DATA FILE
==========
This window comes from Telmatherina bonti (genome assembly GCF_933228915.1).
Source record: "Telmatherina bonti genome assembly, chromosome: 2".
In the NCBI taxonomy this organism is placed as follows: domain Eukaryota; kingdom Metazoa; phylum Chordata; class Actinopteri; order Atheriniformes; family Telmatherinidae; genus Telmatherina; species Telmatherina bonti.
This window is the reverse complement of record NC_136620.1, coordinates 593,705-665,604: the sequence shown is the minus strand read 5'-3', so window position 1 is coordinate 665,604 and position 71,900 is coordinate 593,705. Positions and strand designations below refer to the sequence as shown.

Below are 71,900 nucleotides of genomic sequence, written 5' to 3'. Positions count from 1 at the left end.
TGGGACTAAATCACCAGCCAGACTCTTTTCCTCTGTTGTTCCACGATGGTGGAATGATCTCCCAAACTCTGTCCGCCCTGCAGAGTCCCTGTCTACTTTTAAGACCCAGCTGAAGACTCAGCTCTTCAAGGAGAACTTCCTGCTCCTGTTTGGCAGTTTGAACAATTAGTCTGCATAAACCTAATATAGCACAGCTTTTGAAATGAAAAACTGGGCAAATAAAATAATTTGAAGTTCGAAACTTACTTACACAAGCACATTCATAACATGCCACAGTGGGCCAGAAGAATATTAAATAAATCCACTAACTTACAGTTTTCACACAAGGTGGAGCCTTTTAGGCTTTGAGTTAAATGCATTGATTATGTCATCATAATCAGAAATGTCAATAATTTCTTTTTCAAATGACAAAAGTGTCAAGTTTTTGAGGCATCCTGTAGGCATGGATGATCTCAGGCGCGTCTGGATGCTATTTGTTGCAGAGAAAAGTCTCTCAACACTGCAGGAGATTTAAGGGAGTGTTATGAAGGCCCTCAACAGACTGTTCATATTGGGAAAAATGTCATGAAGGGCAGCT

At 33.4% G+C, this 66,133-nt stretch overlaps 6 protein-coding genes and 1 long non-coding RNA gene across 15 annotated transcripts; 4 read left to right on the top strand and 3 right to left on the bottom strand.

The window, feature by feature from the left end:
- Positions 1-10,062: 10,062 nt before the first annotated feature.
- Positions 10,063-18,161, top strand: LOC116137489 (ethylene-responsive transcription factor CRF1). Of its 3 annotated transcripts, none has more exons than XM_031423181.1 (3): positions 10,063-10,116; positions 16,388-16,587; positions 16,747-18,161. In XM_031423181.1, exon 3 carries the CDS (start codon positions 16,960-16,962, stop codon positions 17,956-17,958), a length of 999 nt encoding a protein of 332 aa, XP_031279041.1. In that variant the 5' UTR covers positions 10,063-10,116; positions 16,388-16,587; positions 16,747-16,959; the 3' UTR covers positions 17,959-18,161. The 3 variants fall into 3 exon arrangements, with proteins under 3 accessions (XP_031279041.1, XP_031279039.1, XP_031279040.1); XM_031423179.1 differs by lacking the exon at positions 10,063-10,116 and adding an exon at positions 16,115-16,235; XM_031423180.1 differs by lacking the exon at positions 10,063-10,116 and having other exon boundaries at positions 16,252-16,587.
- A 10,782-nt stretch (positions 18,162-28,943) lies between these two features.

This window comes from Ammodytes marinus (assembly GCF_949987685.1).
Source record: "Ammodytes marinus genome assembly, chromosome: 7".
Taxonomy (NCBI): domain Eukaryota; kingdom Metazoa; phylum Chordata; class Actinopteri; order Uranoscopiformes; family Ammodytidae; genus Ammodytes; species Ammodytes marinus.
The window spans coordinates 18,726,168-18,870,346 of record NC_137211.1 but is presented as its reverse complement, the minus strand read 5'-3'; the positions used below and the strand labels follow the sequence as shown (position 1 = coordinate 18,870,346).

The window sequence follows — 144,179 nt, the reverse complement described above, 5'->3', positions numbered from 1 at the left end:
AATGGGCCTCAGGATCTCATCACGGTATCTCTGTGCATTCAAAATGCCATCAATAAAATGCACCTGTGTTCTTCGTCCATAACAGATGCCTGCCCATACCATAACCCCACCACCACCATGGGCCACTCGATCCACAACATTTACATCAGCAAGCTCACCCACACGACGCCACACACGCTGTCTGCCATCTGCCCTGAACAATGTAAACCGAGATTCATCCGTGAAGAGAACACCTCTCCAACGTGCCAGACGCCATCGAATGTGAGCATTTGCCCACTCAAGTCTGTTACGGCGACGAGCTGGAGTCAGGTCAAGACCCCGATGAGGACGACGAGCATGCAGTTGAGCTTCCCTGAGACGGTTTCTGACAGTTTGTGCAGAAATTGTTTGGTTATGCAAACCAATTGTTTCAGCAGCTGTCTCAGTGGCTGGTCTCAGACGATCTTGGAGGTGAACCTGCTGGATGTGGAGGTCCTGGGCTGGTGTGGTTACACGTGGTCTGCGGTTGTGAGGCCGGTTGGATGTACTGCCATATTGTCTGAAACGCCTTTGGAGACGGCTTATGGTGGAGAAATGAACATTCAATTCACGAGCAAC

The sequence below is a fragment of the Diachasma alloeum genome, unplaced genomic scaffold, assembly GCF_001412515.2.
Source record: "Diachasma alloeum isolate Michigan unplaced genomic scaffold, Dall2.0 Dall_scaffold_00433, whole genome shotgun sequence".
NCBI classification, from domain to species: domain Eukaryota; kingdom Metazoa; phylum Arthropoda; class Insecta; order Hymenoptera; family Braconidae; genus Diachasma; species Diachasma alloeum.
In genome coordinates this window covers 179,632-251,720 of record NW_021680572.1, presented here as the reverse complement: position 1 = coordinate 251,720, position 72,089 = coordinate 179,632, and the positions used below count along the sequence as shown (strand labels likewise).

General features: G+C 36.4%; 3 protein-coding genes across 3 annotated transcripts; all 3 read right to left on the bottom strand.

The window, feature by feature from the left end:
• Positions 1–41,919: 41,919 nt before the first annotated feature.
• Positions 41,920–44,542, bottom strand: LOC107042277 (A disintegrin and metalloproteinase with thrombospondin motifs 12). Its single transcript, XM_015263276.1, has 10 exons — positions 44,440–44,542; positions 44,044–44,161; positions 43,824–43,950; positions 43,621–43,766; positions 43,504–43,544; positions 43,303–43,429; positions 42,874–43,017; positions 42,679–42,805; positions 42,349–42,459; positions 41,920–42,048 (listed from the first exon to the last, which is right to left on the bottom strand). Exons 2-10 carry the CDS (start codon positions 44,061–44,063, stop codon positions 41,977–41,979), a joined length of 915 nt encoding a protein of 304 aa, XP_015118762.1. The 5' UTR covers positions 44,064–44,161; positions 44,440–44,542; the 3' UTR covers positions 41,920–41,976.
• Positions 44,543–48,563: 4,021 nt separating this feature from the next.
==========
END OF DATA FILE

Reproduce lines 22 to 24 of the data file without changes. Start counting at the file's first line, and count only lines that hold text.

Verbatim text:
General features: G+C 36.4%; 3 protein-coding genes across 3 annotated transcripts; all 3 read right to left on the bottom strand.

The window, feature by feature from the left end:
• Positions 1–41,919: 41,919 nt before the first annotated feature.